PENANG – Fresh Studio have spent the last few years building an innovative seafood sourcing system mostly from small scale farmers in Vietnam to supply one of the largest wholesalers in the world.
Therefore, Nicolas Privet, Aquaculture and Fisheries Manager of Fresh Studio, was invited by The World Fish Center to join a workshop in Penang, (Malaysia) to share his experiences and knowledge in connecting small-scale farmers to markets.
This Workshop, part of a GIZ project ‘Pro Poor Business Models for Small Scale Aquaculture’ was intended to further help identify business models and finance options which could deliver positive development outcomes in the growing aquaculture sector. The workshop focused on:
- Building understanding of the economic, social and environmental case for investments into small and medium-scale aquaculture enterprises;
- Sharing knowledge of business examples and models for aquaculture investment, particularly among practitioners working with small and medium scale aquaculture and agriculture businesses;
- Conducting a mapping of the financial and technical assistance landscape for small and medium scale aquaculture enterprises in Asia, identifying gaps and ways of filling those gaps;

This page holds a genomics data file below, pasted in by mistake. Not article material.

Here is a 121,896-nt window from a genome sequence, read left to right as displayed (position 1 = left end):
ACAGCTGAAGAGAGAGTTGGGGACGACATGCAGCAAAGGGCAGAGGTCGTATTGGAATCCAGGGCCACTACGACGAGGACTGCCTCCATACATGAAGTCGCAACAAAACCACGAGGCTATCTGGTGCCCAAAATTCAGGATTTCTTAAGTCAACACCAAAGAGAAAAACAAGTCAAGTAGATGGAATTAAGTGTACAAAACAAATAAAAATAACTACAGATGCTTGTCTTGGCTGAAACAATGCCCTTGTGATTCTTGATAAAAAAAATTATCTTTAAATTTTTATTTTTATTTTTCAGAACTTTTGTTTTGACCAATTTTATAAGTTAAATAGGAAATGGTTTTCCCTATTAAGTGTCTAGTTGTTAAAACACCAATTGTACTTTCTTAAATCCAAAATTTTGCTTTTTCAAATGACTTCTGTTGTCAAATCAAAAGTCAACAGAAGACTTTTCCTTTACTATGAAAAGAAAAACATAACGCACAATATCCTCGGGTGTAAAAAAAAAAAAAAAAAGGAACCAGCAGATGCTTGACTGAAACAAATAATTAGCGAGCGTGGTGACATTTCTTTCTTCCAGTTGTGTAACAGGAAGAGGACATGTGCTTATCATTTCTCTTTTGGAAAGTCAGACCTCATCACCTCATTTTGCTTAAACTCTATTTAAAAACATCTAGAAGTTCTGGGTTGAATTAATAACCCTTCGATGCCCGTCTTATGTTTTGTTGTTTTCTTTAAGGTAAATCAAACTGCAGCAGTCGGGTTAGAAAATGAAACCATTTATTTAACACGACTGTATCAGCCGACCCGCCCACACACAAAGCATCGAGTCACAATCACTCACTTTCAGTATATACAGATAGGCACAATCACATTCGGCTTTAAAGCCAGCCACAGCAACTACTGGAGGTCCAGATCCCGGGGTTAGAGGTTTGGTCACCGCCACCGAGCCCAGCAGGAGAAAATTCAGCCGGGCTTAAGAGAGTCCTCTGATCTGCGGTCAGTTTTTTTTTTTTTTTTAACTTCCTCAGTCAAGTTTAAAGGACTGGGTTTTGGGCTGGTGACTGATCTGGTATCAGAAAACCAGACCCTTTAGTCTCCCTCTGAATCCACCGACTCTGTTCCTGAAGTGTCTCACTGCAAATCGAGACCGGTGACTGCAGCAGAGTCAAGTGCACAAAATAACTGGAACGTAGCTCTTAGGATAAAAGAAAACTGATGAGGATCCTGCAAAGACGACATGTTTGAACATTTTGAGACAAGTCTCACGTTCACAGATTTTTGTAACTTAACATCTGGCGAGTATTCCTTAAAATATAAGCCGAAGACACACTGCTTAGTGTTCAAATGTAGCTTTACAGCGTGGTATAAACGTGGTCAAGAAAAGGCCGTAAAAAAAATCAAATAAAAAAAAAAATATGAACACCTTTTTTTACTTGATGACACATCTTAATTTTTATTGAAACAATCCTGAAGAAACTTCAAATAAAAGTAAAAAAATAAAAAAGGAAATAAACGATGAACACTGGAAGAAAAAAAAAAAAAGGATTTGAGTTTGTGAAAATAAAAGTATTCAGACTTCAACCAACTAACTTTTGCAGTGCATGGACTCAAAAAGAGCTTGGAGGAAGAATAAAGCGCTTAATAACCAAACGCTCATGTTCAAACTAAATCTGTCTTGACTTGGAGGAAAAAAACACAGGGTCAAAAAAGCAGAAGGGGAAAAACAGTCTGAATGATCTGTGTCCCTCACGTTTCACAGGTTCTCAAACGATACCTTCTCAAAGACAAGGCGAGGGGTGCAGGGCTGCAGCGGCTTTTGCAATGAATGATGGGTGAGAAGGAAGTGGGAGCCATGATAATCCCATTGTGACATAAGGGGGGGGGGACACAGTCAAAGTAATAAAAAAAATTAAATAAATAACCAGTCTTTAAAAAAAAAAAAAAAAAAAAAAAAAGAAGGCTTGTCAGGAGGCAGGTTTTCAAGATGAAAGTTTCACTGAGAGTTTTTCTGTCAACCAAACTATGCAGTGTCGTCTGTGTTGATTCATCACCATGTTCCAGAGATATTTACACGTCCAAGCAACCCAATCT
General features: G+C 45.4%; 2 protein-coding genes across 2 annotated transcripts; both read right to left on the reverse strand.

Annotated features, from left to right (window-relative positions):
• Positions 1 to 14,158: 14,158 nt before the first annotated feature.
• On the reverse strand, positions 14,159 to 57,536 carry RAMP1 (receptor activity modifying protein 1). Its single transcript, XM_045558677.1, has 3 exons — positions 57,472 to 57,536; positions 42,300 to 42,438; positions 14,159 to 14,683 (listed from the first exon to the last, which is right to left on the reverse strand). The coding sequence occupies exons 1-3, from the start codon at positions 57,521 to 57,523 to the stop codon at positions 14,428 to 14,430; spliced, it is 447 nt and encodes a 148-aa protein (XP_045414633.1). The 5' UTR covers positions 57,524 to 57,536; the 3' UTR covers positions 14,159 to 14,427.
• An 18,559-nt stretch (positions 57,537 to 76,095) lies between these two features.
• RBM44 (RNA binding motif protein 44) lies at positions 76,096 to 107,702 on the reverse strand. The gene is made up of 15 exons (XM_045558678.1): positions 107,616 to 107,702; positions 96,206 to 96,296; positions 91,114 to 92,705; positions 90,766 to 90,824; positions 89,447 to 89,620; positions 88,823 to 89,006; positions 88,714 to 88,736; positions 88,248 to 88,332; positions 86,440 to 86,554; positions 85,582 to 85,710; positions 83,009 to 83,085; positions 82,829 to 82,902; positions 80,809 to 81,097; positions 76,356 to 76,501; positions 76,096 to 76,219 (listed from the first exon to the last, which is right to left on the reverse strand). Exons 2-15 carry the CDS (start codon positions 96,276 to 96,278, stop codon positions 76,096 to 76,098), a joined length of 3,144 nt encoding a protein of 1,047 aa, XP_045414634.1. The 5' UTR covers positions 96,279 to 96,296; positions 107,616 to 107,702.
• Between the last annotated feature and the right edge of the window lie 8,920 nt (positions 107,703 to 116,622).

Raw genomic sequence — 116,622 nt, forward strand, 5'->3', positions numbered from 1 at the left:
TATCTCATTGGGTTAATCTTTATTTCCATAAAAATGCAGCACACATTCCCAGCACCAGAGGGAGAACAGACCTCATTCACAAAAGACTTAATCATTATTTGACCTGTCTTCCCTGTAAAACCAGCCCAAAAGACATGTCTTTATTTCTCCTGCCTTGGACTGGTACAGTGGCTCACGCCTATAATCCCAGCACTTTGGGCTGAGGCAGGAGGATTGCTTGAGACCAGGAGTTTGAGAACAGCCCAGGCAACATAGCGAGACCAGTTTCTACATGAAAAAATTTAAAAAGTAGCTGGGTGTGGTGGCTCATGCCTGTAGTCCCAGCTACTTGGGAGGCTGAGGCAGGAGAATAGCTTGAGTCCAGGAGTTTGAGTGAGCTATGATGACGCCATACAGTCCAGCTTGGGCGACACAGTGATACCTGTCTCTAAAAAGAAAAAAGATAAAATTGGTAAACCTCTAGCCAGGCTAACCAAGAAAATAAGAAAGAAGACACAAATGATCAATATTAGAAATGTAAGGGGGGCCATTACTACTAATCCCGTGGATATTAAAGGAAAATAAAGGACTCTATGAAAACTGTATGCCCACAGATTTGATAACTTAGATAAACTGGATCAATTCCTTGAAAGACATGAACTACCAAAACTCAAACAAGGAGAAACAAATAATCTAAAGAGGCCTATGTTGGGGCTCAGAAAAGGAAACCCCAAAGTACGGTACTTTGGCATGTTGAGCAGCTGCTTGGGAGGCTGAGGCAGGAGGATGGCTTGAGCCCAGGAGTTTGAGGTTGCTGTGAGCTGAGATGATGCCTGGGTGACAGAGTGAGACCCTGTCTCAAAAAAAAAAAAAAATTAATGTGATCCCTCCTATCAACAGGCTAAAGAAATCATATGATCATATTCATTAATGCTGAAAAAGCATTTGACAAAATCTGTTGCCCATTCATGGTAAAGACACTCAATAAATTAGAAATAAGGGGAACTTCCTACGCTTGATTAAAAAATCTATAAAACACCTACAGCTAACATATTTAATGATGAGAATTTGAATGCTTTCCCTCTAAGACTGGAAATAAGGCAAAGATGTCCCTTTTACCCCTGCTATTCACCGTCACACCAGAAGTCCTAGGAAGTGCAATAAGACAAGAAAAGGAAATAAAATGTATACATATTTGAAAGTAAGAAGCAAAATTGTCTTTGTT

- Developing a shared vision among participants on follow-up action.
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WAGENINGEN – During the 9th WICANEM conference in the Netherlands, Fresh Studio’s marketing director, Sigrid Wertheim, presented a paper titled: “Avocados in Vietnam: value chain development beyond donor support”. This conference brought approximately 200 participants from the world of science and business to share experiences.
This is the abstract of Sigrid’s paper (with authors: S.C.O Wertheim-Heck, P. Quaedackers, N.T. Anh and M.S. Van Wijk): Numerous initiatives have been implemented by international donors in Vietnam, aiming for elevation of rural communities out of poverty, predominantly focusing on farmers. Unfortunately many of the initiatives have experienced difficulty in realizing sustainable businesses.
This paper describes how the development of an avocado value chain in Vietnam became an engine for rural growth, which was sustained beyond donor support.
It describes a VC development approach in which: (1) the focus was on the domestic market of Vietnam, (2) the lead firm was not a MNC, but a small local trader, (3) the commodity chain involved new product introduction which required demand creation, where the retail sector did not act as chain integrator, (4) and choices were made which preferred long term sustainable business-building rather than short term all-inclusiveness, and significant income gains.
Ingredients for success have been: participatory chain analysis, focus beyond farmers, participatory stakeholder selection, incorporation of consumers, and a step-by-step approach with achievable goals and small pilots.
For those interested in reading the whole paper, please contact Fresh Studio.Also interesting to read: